Determined to deliver better
Few political parties have done exceptionally better in state or national elections for their second term in office than Mamata Banerjee’s Trinamool Congress (TMC). Nothing could dampen the spirit of the electorate in West Bengal to get their Didi and her party, TMC, home with a much larger majority in the Assembly.
Neither the punishing six-phase election schedule under sweltering heat nor the large-scale transfer of officers from their line duty by the Central Election Commission merely at the behest of opposition complaints could dampen their spirits.
If the latest election mandate in favor of TMC is any indication, the party may further garner the support of the electorate to emerge as the largest single political group from any state in Lok Sabha after the 2019 parliamentary election. It is only natural that the ruling political satraps in states such as Bihar, Uttar Pradesh, and Delhi are looking for an early informal accord with Mamata Banerjee in anticipation of their better performance in the next Lok Sabha polls.
For Mamata Banerjee, however, this massive political mandate is down to comprehensive economic and social development measures that have been taken in the state in the last five years for the benefit of the common man and those living below the poverty line.
This has strengthened her resolution to do much better in the second term. She has now placed industry in the same category of priority as agriculture to ensure a balance in economic development and address the concerns of employment of young educated persons in the state after they obtain their degrees and certificates from colleges, institutes and universities.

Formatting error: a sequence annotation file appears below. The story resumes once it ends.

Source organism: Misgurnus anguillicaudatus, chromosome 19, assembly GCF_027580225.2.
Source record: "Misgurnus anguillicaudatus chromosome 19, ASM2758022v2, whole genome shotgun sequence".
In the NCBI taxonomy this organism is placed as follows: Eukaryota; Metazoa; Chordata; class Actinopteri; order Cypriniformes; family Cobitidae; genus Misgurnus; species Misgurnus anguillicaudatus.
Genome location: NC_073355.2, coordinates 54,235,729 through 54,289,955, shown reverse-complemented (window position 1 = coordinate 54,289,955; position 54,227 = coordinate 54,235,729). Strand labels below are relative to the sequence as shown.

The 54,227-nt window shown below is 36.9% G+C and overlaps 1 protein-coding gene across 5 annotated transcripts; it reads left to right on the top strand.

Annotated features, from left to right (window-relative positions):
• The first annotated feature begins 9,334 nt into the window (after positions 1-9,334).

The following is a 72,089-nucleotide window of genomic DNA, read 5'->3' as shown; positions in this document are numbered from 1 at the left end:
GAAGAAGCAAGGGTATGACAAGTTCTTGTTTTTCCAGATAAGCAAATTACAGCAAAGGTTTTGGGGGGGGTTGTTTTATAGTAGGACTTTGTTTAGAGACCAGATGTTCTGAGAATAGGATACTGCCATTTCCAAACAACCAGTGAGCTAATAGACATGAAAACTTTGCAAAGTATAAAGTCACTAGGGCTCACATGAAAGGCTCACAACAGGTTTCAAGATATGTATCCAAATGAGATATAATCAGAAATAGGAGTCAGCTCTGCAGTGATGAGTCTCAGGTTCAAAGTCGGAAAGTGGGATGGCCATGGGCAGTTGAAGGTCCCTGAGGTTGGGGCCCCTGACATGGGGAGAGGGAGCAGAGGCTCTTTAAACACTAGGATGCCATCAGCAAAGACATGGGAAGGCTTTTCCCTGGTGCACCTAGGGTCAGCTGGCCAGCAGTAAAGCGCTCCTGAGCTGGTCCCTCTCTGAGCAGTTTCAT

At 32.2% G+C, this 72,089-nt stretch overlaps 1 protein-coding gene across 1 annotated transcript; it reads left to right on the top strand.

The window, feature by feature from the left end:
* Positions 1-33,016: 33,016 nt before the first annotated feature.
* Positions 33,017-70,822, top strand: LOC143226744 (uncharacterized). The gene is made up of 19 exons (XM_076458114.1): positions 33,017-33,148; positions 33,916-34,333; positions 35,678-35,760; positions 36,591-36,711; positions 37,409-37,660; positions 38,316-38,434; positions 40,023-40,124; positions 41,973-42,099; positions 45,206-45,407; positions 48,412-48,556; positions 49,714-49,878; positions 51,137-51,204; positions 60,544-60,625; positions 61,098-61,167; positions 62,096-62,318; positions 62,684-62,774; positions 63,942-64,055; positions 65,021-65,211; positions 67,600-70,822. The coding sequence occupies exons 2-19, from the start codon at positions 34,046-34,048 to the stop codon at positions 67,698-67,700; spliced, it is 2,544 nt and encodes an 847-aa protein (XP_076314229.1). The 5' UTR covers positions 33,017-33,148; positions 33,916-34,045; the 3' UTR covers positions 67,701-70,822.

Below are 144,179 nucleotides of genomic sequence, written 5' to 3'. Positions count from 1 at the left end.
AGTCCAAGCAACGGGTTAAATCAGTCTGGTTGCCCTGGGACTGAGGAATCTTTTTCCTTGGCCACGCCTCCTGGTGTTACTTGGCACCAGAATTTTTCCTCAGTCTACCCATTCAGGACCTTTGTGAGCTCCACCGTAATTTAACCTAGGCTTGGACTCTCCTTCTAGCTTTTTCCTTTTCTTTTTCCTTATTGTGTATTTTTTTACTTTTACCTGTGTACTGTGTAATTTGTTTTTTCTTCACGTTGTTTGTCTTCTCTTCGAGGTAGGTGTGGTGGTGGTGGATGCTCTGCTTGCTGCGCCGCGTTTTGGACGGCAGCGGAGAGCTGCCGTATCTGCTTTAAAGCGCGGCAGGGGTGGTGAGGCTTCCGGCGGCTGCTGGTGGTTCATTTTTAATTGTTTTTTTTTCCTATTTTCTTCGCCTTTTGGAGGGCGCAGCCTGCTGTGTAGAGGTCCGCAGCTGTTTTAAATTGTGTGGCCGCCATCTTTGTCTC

Despite severe financial constraints caused mainly by the heavy burden of servicing huge debts incurred by her predecessors over the years, her administration has done remarkably well in several areas that touched the heart of the common man as well as the business community. The areas include the state’s rural infrastructure, improved road connectivity, better water supply and sanitation, education at all levels, healthcare and supplies through ration or fair price shops.
With her renewed focus on the industry -- putting it on par with agriculture in which West Bengal has distinctly performed well compared to other Indian states in terms of both diversity of farm production and higher value addition for farmers -- the government has to really work hard to create an environment that is conducive to industrial growth.
Finding suitable land for the new industry continues to be a challenge. The government is considering various options to tide over the difficulties. The closure of sick units and using their immovable assets to set up new ventures appear to be a viable option.
The takeover of sick units like Dunlop, occupying vast priceless industrial land with best infrastructure connections, and handing them over to well-meaning large new entrepreneurs, preferably multinational corporations that could be trusted with appropriate asset utilisation rather than asset stripping, would probably be the best.